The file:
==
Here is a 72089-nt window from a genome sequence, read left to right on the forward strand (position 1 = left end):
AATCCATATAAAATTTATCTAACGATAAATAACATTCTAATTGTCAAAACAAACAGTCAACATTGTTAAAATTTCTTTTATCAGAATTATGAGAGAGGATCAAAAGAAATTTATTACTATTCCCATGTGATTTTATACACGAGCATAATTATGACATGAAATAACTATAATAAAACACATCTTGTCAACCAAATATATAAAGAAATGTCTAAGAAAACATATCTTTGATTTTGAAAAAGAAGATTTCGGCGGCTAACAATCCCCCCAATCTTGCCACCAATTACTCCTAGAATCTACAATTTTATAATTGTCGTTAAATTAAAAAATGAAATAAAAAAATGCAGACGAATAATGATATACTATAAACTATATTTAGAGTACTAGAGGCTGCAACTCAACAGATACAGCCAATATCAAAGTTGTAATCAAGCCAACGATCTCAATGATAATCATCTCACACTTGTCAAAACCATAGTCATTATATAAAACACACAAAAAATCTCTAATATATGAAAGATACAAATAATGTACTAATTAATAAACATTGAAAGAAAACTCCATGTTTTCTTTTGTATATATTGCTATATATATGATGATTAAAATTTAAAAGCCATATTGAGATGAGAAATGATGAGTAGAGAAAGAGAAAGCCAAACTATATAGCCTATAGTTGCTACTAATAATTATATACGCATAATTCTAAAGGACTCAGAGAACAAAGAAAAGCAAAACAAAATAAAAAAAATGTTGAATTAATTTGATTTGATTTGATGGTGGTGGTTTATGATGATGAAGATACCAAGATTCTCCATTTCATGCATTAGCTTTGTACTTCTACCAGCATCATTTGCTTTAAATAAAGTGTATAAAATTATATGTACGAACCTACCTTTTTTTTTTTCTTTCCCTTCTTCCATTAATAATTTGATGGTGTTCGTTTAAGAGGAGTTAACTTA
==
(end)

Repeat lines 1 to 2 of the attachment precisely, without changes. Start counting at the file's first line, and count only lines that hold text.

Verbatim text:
Here is a 72089-nt window from a genome sequence, read left to right on the forward strand (position 1 = left end):
AATCCATATAAAATTTATCTAACGATAAATAACATTCTAATTGTCAAAACAAACAGTCAACATTGTTAAAATTTCTTTTATCAGAATTATGAGAGAGGATCAAAAGAAATTTATTACTATTCCCATGTGATTTTATACACGAGCATAATTATGACATGAAATAACTATAATAAAACACATCTTGTCAACCAAATATATAAAGAAATGTCTAAGAAAACATATCTTTGATTTTGAAAAAGAAGATTTCGGCGGCTAACAATCCCCCCAATCTTGCCACCAATTACTCCTAGAATCTACAATTTTATAATTGTCGTTAAATTAAAAAATGAAATAAAAAAATGCAGACGAATAATGATATACTATAAACTATATTTAGAGTACTAGAGGCTGCAACTCAACAGATACAGCCAATATCAAAGTTGTAATCAAGCCAACGATCTCAATGATAATCATCTCACACTTGTCAAAACCATAGTCATTATATAAAACACACAAAAAATCTCTAATATATGAAAGATACAAATAATGTACTAATTAATAAACATTGAAAGAAAACTCCATGTTTTCTTTTGTATATATTGCTATATATATGATGATTAAAATTTAAAAGCCATATTGAGATGAGAAATGATGAGTAGAGAAAGAGAAAGCCAAACTATATAGCCTATAGTTGCTACTAATAATTATATACGCATAATTCTAAAGGACTCAGAGAACAAAGAAAAGCAAAACAAAATAAAAAAAATGTTGAATTAATTTGATTTGATTTGATGGTGGTGGTTTATGATGATGAAGATACCAAGATTCTCCATTTCATGCATTAGCTTTGTACTTCTACCAGCATCATTTGCTTTAAATAAAGTGTATAAAATTATATGTACGAACCTACCTTTTTTTTTTTCTTTCCCTTCTTCCATTAATAATTTGATGGTGTTCGTTTAAGAGGAGTTAACTTA